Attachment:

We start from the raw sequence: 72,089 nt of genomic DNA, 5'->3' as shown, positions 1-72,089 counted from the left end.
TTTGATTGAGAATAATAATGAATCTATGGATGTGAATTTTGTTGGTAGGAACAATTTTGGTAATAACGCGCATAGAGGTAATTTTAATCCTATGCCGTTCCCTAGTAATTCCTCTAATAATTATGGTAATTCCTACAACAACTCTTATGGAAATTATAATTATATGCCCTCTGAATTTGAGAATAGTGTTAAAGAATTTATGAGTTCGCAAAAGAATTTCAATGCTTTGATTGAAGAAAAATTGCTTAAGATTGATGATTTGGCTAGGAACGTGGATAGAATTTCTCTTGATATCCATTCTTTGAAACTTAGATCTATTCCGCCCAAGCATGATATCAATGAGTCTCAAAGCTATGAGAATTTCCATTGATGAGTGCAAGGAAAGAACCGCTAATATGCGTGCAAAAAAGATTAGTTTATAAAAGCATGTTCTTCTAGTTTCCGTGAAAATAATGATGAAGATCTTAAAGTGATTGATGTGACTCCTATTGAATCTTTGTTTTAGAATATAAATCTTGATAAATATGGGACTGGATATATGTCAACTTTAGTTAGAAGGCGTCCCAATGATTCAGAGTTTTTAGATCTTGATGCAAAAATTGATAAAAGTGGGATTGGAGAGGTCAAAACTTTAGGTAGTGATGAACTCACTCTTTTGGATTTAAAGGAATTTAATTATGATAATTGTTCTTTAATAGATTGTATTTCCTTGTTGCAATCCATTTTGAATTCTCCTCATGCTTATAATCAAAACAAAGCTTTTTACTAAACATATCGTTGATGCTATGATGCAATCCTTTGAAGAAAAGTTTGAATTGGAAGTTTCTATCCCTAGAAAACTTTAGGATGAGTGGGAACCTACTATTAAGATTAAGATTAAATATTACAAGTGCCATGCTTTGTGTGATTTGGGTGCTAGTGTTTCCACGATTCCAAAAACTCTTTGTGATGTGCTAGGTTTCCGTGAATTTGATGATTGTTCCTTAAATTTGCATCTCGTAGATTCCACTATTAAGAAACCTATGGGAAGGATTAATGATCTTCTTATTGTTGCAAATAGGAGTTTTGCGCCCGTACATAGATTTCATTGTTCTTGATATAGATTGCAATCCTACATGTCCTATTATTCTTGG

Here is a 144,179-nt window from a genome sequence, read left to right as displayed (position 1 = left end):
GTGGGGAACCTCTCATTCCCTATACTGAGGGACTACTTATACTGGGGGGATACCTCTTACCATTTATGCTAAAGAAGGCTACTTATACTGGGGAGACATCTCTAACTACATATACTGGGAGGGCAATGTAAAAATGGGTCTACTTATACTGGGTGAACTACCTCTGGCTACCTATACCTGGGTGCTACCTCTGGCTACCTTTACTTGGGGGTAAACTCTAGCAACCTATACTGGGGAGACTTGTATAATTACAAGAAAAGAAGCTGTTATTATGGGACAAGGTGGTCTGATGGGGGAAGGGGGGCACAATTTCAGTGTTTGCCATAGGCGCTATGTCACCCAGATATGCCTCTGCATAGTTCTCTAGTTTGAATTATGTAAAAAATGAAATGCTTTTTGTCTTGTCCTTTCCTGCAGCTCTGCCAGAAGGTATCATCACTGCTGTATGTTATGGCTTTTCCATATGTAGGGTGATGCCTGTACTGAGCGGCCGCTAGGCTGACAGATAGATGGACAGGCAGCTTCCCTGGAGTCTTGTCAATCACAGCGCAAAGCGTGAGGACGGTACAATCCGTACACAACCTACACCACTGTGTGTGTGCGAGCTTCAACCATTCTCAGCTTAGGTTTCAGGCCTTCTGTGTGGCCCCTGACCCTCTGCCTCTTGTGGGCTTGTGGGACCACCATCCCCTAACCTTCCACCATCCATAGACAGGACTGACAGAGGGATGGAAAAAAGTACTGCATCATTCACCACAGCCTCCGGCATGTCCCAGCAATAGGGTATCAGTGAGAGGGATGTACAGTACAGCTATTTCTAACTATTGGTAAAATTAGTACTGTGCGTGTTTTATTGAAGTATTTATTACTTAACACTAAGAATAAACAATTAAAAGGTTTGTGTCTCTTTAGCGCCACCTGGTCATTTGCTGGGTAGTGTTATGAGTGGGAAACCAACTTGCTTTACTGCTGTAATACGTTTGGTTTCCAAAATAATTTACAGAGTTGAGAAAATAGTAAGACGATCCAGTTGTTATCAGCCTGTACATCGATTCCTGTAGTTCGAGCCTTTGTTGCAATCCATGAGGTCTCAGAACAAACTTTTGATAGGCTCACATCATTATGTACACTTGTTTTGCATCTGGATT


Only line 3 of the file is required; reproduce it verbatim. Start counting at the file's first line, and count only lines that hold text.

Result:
Here is a 144,179-nt window from a genome sequence, read left to right as displayed (position 1 = left end):